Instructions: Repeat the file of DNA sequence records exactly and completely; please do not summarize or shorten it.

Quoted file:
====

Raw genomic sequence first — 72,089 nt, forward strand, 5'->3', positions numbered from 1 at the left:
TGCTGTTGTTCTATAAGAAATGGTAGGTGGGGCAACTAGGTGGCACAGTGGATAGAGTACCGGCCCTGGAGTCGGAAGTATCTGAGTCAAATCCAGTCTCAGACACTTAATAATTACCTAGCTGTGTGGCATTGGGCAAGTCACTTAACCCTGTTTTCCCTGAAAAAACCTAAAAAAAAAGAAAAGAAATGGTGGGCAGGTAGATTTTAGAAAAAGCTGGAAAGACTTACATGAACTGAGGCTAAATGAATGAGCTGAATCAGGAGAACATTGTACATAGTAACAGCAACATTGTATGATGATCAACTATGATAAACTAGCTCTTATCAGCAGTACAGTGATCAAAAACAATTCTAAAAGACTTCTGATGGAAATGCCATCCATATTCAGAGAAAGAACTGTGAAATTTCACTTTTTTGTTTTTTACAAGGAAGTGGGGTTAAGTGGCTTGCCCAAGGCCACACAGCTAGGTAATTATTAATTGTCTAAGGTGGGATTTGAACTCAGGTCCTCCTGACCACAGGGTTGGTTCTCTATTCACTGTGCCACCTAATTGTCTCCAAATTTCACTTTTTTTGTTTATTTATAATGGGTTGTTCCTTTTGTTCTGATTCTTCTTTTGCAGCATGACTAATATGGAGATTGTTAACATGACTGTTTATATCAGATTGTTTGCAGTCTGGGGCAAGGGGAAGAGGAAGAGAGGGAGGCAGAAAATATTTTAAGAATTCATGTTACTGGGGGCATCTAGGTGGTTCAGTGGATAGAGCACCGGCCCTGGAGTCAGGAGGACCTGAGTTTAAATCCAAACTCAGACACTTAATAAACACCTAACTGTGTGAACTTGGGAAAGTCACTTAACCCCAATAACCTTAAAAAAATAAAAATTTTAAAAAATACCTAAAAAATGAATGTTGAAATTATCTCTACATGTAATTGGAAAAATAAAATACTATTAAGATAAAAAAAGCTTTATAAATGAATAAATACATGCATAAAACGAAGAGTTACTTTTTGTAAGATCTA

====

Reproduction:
Raw genomic sequence first — 72,089 nt, forward strand, 5'->3', positions numbered from 1 at the left:
TGCTGTTGTTCTATAAGAAATGGTAGGTGGGGCAACTAGGTGGCACAGTGGATAGAGTACCGGCCCTGGAGTCGGAAGTATCTGAGTCAAATCCAGTCTCAGACACTTAATAATTACCTAGCTGTGTGGCATTGGGCAAGTCACTTAACCCTGTTTTCCCTGAAAAAACCTAAAAAAAAAGAAAAGAAATGGTGGGCAGGTAGATTTTAGAAAAAGCTGGAAAGACTTACATGAACTGAGGCTAAATGAATGAGCTGAATCAGGAGAACATTGTACATAGTAACAGCAACATTGTATGATGATCAACTATGATAAACTAGCTCTTATCAGCAGTACAGTGATCAAAAACAATTCTAAAAGACTTCTGATGGAAATGCCATCCATATTCAGAGAAAGAACTGTGAAATTTCACTTTTTTGTTTTTTACAAGGAAGTGGGGTTAAGTGGCTTGCCCAAGGCCACACAGCTAGGTAATTATTAATTGTCTAAGGTGGGATTTGAACTCAGGTCCTCCTGACCACAGGGTTGGTTCTCTATTCACTGTGCCACCTAATTGTCTCCAAATTTCACTTTTTTTGTTTATTTATAATGGGTTGTTCCTTTTGTTCTGATTCTTCTTTTGCAGCATGACTAATATGGAGATTGTTAACATGACTGTTTATATCAGATTGTTTGCAGTCTGGGGCAAGGGGAAGAGGAAGAGAGGGAGGCAGAAAATATTTTAAGAATTCATGTTACTGGGGGCATCTAGGTGGTTCAGTGGATAGAGCACCGGCCCTGGAGTCAGGAGGACCTGAGTTTAAATCCAAACTCAGACACTTAATAAACACCTAACTGTGTGAACTTGGGAAAGTCACTTAACCCCAATAACCTTAAAAAAATAAAAATTTTAAAAAATACCTAAAAAATGAATGTTGAAATTATCTCTACATGTAATTGGAAAAATAAAATACTATTAAGATAAAAAAAGCTTTATAAATGAATAAATACATGCATAAAACGAAGAGTTACTTTTTGTAAGATCTA